Forecasts indicate New York State could be on the edge of the aurora's viewing area. Around midnight, look to the north for a red or green glow. Your chances will better the more north you are, and the darker the sky.
OK, about those fireworks on the sun...
On August 1st, the entire Earth-facing side of the sun erupted in a tumult of activity. There was a C3-class solar flare, a solar tsunami, multiple filaments of magnetism lifting off the stellar surface, large-scale shaking of the solar corona, radio bursts, a coronal mass ejection and more. ...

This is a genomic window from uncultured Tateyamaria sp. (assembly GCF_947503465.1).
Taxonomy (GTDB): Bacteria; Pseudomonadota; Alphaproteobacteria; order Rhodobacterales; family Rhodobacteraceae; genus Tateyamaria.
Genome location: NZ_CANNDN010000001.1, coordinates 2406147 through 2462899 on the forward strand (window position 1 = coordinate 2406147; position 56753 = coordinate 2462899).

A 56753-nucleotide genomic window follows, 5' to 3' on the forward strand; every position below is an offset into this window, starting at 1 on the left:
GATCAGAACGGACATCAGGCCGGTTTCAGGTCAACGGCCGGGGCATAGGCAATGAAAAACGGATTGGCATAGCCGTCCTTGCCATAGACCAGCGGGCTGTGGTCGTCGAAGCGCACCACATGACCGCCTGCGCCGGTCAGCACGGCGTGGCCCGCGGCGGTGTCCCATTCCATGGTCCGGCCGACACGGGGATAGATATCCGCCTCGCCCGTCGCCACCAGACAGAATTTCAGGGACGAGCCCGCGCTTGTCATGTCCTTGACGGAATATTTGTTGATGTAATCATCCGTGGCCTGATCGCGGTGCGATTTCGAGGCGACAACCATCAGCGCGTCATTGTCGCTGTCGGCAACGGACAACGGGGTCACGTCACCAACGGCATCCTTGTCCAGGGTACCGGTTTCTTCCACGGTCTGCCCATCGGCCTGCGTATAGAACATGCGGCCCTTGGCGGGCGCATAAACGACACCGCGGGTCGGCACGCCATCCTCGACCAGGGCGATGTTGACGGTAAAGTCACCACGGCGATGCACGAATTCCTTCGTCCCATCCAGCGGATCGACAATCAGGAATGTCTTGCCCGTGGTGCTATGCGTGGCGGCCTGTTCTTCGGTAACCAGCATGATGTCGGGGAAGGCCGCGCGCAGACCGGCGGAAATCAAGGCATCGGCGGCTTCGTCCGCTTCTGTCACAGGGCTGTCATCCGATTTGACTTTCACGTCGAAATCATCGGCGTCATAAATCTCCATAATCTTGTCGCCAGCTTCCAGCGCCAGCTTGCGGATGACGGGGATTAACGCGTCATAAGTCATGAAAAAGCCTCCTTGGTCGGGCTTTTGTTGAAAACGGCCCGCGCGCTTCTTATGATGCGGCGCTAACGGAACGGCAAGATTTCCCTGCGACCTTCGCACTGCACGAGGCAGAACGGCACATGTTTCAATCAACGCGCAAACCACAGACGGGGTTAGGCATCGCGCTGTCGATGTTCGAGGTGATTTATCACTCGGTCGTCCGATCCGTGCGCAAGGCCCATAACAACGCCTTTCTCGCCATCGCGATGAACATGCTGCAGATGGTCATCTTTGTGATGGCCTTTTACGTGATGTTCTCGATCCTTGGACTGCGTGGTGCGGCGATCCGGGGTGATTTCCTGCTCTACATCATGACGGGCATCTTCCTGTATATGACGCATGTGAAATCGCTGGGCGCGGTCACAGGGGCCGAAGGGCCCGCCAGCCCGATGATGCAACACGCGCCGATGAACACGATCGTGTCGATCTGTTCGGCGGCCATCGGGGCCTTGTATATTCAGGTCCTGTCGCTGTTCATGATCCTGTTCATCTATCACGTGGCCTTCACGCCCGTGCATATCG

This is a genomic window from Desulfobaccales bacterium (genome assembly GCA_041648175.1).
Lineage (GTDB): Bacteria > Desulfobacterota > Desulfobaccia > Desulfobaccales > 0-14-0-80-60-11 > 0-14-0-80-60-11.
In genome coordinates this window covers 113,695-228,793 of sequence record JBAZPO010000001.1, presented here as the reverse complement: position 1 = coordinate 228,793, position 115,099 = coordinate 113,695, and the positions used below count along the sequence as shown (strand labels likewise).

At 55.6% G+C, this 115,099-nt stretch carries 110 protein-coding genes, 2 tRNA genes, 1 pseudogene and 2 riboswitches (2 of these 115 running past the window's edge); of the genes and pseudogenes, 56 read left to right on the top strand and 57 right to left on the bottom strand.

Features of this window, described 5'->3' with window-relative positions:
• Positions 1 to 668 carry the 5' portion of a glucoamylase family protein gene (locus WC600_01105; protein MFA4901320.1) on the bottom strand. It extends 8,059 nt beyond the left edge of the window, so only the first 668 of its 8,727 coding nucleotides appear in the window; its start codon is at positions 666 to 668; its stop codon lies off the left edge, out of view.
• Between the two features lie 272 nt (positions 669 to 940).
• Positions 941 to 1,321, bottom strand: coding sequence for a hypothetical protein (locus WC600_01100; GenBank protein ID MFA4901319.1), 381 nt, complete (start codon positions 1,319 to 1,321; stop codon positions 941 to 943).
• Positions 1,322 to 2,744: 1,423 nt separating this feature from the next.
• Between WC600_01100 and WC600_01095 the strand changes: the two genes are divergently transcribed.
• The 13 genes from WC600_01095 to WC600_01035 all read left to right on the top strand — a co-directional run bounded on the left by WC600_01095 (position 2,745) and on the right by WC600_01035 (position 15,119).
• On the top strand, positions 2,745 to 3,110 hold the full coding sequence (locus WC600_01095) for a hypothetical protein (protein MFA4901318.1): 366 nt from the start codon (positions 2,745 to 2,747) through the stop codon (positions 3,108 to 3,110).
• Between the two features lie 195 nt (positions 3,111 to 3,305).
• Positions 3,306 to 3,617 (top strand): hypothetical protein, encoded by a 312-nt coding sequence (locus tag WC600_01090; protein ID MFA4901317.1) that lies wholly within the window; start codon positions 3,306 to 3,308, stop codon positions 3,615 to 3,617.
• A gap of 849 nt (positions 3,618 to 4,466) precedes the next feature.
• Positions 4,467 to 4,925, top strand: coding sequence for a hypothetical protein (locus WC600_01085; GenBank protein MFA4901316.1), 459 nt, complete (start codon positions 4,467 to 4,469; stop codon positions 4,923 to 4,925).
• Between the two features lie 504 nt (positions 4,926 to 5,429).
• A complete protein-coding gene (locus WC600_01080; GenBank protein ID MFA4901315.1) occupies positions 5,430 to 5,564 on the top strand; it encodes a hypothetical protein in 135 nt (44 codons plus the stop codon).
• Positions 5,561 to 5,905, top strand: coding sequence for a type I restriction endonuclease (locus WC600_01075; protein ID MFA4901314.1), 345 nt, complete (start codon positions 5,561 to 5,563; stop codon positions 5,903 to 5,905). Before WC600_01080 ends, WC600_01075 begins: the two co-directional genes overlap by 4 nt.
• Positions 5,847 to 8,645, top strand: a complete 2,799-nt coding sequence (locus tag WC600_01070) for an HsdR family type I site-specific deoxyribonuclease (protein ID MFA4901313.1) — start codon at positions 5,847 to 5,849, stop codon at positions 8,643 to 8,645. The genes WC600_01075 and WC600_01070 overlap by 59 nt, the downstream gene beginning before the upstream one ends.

Some of the breakaway material is now en route to Earth in the form of a coronal mass ejection (CME).
In other words, the sun has sent zillions of particles shooting toward earth. When those particles hit the upper atmosphere, they get oxygen and nitrogen atoms excited (they become ionized -- that is, they carry an extra electron). These atoms are total lightweights and they quickly give up the extra electron (they can't hold their liquor, either). The light created when these electrons escape is the aurora.
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